With its late 2011 launch of the Lumia handset in India, Nokia emphatically restated its reputation for producing sturdy, user-friendly phones sharply targeting particular sections of the user community. The word ‘sturdy’ in this context might mislead. Unlike so many Nokia offerings, the Lumia 800 is sleek, light and -- looks-wise – stunning.
The phone is an unashamed offering for the young and restless, bold and beautiful generation of Internet-savvy, social media dependent generation of customers world-wide for whom Facebook, Twitter, LinkedIn – or its indigenous equivalents – is a natural habitat; texting and chat a 24 by 7 preoccupation. The data speeds available with the WCDMA GSM network ( HSPA) cater to the fastest connections available today and at least for a year.
The large 3.7 inch AMOLED display is large enough for most of the ‘smart’ things its archetypical user wants to do with a phone. The 1.4 GHz chip and a matching graphics processor serve up the speedy video capability that a combo of 3G connectivity and services like YouTube and Flickr remand. An 8 megapixel camera with Auto Focus, Carl Zeiss Optics, 2x LED Flash and HD Video ensures that owners can generate high quality still and video content. And software-wise, it offers the ability to combine Facebook, Twitter and LinkedIn feeds, chat and SMS messages in one conversation and the touch interface makes this even easier. There is 16 GB of usable memory – arguably a big chunk – but I am surprised there is no microSD slot for expanding this. Nokia’s target customer is a hungry gigabyte gobbler and in India at least, the trend of storing movies on Flash disks, is just catching up. I can see a little bit of grumbling at the inability to add one’s own storage to the phone’s.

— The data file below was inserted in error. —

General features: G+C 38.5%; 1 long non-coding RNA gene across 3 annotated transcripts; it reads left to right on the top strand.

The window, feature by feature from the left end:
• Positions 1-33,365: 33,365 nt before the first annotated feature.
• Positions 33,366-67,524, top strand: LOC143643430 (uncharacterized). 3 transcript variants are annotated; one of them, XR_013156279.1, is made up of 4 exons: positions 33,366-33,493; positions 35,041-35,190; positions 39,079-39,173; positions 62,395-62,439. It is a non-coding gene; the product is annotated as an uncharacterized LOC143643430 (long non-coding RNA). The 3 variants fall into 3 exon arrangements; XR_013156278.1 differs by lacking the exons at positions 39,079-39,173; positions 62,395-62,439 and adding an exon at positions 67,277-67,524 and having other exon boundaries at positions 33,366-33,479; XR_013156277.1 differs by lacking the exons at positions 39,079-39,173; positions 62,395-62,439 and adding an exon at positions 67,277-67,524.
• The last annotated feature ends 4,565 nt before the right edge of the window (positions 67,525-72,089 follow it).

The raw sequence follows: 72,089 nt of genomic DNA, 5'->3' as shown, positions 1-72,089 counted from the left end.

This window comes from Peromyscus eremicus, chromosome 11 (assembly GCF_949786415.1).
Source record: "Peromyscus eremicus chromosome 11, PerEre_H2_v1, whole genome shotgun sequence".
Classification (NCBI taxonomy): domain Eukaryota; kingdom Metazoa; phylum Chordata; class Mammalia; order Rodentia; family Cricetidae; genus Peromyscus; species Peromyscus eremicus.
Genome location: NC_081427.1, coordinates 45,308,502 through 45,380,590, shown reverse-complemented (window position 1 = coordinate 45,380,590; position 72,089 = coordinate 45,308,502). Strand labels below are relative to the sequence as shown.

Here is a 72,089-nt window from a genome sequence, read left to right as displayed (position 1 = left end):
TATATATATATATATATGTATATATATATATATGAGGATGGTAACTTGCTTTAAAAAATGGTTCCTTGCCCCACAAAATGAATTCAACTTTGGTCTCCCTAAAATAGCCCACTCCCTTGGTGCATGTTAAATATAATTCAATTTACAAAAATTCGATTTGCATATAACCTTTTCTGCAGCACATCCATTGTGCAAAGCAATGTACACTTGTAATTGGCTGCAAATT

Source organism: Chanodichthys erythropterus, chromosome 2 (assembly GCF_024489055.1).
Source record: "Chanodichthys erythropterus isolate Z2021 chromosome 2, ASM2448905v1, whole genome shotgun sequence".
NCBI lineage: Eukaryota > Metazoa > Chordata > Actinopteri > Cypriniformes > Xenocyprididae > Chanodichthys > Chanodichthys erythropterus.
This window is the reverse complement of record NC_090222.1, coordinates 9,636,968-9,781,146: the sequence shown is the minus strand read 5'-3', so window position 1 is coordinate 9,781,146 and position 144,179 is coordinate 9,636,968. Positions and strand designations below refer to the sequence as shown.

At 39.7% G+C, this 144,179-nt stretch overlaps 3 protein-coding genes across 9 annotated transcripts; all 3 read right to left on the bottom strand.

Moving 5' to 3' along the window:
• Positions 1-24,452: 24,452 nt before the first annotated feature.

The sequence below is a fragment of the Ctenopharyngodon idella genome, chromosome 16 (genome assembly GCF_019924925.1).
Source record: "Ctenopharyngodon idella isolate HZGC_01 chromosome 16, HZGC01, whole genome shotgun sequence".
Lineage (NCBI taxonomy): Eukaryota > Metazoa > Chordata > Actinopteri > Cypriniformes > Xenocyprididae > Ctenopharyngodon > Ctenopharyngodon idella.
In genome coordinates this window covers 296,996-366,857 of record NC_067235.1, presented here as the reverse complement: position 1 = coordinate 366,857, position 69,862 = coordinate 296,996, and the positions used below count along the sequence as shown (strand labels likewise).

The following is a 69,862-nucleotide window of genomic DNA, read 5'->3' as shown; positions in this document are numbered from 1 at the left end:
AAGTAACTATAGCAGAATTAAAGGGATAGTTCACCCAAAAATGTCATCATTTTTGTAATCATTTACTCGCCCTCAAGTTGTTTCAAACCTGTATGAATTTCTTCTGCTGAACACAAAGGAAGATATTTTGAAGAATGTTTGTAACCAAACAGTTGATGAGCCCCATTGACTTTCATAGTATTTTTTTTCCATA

This is Nokia’s first Windows phone ( Windows 7.5 Mango to be exact) and the browser unsurprisingly, is Microsoft’s Internet Explorer 9 with Outlook for mailing. Another feature that comes with the Windows connection, is a hub for Xbox Live for online gaming and 3D ‘avatars. The GPS enables free turn by turn navigational use of Nokia Maps.
But I have a feeling what will really help Nokia leverage its new Window to the mobile market are those 700 odd India-specific apps that are said to be on offer in the Windows Phone Market Place. If these click with young buyers here, then Nokia’s path breaking decision to embrace Windows o its Lumia phones, in preference to its own operating systems will turn out to be a canny commercial move whose impact will be felt in the new year. The Nokia Lumia is priced just shy of Rs 30,000. -- Anand Parthasarathy.
Link to product details http://www.nokia.com/in-en/products/phone/lumia800/specifications/
December 31 2011
Our earlier coverage of the Lumia 800: